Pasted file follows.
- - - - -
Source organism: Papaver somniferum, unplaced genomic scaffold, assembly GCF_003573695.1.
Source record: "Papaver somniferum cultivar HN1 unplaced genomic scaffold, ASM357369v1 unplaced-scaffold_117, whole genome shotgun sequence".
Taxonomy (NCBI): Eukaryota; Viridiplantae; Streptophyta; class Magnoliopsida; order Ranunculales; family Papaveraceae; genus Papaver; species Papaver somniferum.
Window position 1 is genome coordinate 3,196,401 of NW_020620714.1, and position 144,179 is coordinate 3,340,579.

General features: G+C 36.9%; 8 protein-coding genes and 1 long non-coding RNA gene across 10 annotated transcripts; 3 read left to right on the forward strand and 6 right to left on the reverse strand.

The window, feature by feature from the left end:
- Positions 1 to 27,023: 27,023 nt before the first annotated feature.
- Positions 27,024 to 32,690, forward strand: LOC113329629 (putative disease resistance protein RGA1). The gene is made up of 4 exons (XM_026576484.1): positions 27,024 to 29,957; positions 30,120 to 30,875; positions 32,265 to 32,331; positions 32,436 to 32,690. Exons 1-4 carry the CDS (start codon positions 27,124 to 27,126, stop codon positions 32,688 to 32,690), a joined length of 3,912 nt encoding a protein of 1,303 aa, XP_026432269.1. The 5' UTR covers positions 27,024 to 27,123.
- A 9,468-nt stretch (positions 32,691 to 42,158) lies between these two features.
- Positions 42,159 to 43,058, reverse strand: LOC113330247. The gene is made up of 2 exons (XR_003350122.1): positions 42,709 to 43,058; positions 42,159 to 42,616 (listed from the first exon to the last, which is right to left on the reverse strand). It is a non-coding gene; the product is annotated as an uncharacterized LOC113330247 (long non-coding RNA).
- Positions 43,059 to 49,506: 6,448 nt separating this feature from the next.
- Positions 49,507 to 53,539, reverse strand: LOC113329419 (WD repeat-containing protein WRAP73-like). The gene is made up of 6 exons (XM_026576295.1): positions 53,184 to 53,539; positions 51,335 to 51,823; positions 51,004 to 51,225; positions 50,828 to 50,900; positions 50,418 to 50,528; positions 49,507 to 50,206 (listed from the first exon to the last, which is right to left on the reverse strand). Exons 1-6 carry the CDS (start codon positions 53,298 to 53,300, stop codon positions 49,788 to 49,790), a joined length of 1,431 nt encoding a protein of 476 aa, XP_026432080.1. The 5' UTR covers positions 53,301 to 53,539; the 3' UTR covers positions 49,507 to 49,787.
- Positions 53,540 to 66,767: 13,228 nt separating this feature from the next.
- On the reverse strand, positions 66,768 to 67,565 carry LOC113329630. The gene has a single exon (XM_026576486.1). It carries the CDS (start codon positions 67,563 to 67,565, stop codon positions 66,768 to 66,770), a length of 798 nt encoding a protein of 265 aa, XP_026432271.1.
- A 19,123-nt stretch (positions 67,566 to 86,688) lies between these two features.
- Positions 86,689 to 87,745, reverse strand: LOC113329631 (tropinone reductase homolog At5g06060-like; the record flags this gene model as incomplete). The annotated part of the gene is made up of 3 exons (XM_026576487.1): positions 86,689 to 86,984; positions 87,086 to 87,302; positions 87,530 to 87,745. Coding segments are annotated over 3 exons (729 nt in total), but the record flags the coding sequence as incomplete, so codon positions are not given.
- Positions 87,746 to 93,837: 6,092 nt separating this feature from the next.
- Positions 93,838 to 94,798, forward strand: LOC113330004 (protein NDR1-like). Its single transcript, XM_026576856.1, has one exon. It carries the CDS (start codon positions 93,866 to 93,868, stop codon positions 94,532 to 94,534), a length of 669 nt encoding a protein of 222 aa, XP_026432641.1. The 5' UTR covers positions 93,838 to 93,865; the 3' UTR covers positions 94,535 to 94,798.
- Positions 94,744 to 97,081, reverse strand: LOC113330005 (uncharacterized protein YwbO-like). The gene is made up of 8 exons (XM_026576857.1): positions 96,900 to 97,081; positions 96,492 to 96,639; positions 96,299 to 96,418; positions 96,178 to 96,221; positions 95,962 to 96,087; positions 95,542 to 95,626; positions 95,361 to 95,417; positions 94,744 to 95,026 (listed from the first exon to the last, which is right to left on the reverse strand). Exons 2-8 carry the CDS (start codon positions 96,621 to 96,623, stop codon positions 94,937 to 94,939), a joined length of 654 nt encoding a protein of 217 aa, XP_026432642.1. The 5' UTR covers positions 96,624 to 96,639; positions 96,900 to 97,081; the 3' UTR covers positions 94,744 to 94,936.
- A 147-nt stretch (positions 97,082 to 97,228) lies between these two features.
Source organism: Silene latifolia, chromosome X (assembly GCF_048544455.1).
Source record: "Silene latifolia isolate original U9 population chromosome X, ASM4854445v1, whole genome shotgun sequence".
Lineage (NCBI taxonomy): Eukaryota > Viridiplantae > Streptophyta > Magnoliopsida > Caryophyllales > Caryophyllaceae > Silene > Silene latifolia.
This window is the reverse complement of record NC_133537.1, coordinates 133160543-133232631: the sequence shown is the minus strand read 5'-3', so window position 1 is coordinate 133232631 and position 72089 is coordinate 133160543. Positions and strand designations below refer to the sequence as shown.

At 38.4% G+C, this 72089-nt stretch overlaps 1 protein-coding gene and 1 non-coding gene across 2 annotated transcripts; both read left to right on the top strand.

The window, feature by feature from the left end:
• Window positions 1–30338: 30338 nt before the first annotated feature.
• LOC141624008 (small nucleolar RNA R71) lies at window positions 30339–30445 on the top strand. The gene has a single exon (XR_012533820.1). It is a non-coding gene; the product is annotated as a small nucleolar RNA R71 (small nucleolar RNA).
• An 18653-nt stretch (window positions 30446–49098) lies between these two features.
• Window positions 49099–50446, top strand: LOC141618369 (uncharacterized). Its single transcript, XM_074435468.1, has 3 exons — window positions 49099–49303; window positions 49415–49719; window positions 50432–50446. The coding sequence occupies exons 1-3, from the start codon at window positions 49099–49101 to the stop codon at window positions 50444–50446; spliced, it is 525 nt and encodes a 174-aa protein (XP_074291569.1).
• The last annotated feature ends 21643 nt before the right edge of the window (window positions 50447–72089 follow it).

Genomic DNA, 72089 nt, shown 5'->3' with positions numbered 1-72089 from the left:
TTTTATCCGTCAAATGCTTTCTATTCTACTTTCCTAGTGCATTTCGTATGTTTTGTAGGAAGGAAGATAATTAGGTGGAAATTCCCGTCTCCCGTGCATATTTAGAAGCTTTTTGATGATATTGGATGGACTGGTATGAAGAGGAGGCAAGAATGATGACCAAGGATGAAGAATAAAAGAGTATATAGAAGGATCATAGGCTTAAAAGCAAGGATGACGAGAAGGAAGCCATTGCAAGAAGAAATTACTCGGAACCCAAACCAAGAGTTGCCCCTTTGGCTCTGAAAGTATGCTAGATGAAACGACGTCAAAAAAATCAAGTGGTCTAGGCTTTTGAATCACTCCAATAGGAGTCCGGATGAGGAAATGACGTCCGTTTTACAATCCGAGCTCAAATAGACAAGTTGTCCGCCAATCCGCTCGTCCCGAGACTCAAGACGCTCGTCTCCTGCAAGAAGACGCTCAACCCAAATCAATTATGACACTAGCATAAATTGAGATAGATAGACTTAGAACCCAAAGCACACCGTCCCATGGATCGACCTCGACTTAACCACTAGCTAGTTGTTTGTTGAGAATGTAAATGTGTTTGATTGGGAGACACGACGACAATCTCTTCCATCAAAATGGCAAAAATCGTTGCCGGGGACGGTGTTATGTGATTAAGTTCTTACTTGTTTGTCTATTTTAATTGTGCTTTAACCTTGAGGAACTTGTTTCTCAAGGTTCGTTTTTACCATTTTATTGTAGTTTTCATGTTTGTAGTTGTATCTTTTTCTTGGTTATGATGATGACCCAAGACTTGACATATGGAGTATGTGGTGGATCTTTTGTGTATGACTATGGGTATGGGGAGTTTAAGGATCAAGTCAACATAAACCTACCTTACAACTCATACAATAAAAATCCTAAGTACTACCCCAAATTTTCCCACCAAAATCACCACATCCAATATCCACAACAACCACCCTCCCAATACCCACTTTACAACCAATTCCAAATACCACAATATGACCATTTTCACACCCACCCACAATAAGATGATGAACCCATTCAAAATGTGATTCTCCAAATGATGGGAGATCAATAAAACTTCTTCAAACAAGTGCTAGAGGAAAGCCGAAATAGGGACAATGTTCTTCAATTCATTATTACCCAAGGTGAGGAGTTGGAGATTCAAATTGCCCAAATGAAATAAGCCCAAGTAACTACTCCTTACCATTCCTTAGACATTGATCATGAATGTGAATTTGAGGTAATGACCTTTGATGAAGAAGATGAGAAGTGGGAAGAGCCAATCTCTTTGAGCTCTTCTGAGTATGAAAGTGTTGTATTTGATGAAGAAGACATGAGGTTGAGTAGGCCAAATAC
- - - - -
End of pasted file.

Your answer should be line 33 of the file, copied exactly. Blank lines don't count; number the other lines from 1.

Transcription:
TTTTATCCGTCAAATGCTTTCTATTCTACTTTCCTAGTGCATTTCGTATGTTTTGTAGGAAGGAAGATAATTAGGTGGAAATTCCCGTCTCCCGTGCATATTTAGAAGCTTTTTGATGATATTGGATGGACTGGTATGAAGAGGAGGCAAGAATGATGACCAAGGATGAAGAATAAAAGAGTATATAGAAGGATCATAGGCTTAAAAGCAAGGATGACGAGAAGGAAGCCATTGCAAGAAGAAATTACTCGGAACCCAAACCAAGAGTTGCCCCTTTGGCTCTGAAAGTATGCTAGATGAAACGACGTCAAAAAAATCAAGTGGTCTAGGCTTTTGAATCACTCCAATAGGAGTCCGGATGAGGAAATGACGTCCGTTTTACAATCCGAGCTCAAATAGACAAGTTGTCCGCCAATCCGCTCGTCCCGAGACTCAAGACGCTCGTCTCCTGCAAGAAGACGCTCAACCCAAATCAATTATGACACTAGCATAAATTGAGATAGATAGACTTAGAACCCAAAGCACACCGTCCCATGGATCGACCTCGACTTAACCACTAGCTAGTTGTTTGTTGAGAATGTAAATGTGTTTGATTGGGAGACACGACGACAATCTCTTCCATCAAAATGGCAAAAATCGTTGCCGGGGACGGTGTTATGTGATTAAGTTCTTACTTGTTTGTCTATTTTAATTGTGCTTTAACCTTGAGGAACTTGTTTCTCAAGGTTCGTTTTTACCATTTTATTGTAGTTTTCATGTTTGTAGTTGTATCTTTTTCTTGGTTATGATGATGACCCAAGACTTGACATATGGAGTATGTGGTGGATCTTTTGTGTATGACTATGGGTATGGGGAGTTTAAGGATCAAGTCAACATAAACCTACCTTACAACTCATACAATAAAAATCCTAAGTACTACCCCAAATTTTCCCACCAAAATCACCACATCCAATATCCACAACAACCACCCTCCCAATACCCACTTTACAACCAATTCCAAATACCACAATATGACCATTTTCACACCCACCCACAATAAGATGATGAACCCATTCAAAATGTGATTCTCCAAATGATGGGAGATCAATAAAACTTCTTCAAACAAGTGCTAGAGGAAAGCCGAAATAGGGACAATGTTCTTCAATTCATTATTACCCAAGGTGAGGAGTTGGAGATTCAAATTGCCCAAATGAAATAAGCCCAAGTAACTACTCCTTACCATTCCTTAGACATTGATCATGAATGTGAATTTGAGGTAATGACCTTTGATGAAGAAGATGAGAAGTGGGAAGAGCCAATCTCTTTGAGCTCTTCTGAGTATGAAAGTGTTGTATTTGATGAAGAAGACATGAGGTTGAGTAGGCCAAATAC